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Revisiting the Myth of the Late-Round Defenseman

About a week and a half ago, I wrote a post claiming that the concept of the "late-round gem" defenseman was bunk. When I first started writing that blog, my actual goal was to show that I could quantify the ease of finding late-rounders on the blueline (as relative to forwards in those rounds.) What I ended up doing was quite the opposite. Here's a bit of my conclusion from that story:

If you're judging NHL games as being important and not the quality of the player in those games, it's not easier to draft defensemen in later rounds (as compared to the first round). There's no apparent "late-round defensive gem" effect. Late-round forward gems cancel it out.

Of course, at the time, I wasn't entirely satisfied with this answer, so I detailed a different methodology I wanted to try. I've run some of the numbers and will present them below.

The New Methodology

In the first post, I was comparing first-rounders to after-first-rounders. This time around, I took quartiles (first 25% drafted each year, next 25%, next 25%, bottom 25%) so I could generate a graph similar to the one I drew in Paint for the last post.

In addition, I wanted to average across a smaller number of years. I thought 4 years would be reasonable. My intent was to create three different charts for three different four-year periods, but after I finished the first one, I decided it would probably be convincing enough. The period chosen is 1982-1985.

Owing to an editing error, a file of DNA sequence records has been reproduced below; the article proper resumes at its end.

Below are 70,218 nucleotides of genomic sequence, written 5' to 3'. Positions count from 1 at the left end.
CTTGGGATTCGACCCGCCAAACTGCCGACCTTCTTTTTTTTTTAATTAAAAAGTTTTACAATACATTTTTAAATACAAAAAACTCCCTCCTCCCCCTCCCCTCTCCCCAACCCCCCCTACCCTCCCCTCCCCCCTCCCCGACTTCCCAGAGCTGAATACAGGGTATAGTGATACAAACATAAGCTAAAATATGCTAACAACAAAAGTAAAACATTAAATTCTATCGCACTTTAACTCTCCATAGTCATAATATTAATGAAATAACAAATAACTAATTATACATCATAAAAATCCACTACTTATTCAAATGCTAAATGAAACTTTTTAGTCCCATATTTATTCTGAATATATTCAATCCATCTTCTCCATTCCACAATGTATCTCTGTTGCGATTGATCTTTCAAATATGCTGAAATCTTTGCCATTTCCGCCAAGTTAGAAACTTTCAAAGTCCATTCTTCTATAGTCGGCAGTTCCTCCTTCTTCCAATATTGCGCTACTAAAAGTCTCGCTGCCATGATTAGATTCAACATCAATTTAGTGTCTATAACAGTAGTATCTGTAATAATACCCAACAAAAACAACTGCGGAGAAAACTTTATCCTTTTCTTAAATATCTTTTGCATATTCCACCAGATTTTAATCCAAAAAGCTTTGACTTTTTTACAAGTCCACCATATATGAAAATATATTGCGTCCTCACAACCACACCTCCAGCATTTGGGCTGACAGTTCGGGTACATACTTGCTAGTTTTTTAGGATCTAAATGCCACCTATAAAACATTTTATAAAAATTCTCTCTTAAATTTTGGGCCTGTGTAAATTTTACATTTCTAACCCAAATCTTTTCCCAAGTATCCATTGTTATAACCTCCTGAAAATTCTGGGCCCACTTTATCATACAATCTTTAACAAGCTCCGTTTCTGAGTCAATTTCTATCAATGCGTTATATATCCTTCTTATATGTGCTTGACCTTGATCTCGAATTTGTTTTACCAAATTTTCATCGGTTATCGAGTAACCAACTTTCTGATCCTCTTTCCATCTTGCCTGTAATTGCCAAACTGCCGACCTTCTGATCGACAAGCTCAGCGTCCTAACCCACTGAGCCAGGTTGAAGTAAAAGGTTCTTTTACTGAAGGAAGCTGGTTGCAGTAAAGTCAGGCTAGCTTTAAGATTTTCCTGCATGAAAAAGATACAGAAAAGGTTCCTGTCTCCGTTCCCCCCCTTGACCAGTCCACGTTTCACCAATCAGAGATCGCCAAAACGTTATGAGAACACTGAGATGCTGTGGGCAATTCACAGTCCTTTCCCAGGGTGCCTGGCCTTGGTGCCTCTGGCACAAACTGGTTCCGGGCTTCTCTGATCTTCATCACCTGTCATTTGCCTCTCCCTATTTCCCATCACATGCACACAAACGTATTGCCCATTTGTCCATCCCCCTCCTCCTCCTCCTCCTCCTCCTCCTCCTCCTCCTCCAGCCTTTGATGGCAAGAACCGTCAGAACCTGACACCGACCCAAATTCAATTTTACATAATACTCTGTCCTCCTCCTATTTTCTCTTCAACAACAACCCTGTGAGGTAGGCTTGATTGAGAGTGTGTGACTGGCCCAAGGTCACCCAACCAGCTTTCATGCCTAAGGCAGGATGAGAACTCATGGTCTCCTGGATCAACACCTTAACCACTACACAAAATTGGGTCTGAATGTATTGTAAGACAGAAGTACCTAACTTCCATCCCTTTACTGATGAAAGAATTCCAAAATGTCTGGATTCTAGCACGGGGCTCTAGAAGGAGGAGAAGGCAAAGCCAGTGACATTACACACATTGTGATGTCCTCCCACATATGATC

Lastly, rather than look at the average number of games per pick, I decided to use the simpler "percentage of picks who play 200 NHL games." Since none of the players drafted during the period I used are still prospects or young players, this works just fine.

The New Results

Presented in chart form:


Astute readers would note the two lines look virtually identical. I would agree. While forwards do drop off a bit quicker than defensemen (as I had initially predicted, though well within a reasonable margin of error), they don't perform better in the bottom quartiles. Teams are just as likely to get a late-round forward gem as a late-round defensive gem.

This confirms the drafting theory we all know best: don't get cute, just take the best player available.